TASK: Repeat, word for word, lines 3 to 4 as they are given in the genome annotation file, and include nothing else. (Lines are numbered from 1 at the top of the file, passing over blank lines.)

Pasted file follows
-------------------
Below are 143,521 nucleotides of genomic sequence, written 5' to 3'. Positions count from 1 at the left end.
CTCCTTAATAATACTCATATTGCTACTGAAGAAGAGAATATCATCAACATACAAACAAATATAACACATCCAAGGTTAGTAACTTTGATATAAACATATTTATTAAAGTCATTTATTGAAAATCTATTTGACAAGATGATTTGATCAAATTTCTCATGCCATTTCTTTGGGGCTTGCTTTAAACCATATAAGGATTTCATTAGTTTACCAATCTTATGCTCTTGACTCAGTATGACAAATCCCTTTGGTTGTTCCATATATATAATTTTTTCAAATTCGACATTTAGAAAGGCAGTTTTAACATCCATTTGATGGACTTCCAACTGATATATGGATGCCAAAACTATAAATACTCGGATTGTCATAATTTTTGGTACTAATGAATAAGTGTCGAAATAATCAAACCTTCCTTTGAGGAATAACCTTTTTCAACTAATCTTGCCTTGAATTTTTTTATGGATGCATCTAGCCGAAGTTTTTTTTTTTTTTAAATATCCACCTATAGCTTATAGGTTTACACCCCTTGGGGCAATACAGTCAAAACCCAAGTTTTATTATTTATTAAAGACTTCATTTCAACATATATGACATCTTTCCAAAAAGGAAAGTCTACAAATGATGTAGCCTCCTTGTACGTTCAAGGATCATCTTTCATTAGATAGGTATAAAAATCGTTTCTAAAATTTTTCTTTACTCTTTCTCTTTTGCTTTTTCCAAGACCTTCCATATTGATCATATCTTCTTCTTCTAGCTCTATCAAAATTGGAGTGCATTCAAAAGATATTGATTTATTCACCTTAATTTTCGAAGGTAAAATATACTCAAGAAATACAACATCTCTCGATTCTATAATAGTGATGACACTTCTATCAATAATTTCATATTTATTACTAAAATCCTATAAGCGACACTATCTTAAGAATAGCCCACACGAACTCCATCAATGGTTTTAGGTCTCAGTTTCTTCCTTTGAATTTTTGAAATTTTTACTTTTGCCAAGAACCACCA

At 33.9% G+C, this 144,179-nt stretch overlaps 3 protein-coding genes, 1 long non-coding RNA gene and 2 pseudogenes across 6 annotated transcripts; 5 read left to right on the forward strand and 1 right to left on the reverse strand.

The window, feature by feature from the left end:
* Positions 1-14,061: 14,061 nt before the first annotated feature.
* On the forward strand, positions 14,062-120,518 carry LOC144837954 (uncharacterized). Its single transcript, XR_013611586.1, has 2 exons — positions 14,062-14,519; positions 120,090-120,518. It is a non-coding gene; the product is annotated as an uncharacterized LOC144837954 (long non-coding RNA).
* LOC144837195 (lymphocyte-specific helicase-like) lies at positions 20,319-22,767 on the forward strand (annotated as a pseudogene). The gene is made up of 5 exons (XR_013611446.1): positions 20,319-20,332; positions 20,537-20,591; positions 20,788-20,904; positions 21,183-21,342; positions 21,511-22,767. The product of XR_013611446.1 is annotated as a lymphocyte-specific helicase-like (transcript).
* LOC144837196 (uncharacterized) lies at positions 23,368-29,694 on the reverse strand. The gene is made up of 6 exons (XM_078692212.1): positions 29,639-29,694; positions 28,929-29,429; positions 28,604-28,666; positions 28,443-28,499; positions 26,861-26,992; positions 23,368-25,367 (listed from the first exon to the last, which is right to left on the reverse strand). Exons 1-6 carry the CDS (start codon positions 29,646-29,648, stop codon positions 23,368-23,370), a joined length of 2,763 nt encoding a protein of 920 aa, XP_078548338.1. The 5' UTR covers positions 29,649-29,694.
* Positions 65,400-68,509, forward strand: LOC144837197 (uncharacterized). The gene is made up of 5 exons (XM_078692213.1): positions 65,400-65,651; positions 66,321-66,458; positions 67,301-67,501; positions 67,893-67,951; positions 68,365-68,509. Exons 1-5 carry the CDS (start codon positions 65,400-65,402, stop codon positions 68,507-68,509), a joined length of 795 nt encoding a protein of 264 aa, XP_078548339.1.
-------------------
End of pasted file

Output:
At 33.9% G+C, this 144,179-nt stretch overlaps 3 protein-coding genes, 1 long non-coding RNA gene and 2 pseudogenes across 6 annotated transcripts; 5 read left to right on the forward strand and 1 right to left on the reverse strand.

The window, feature by feature from the left end: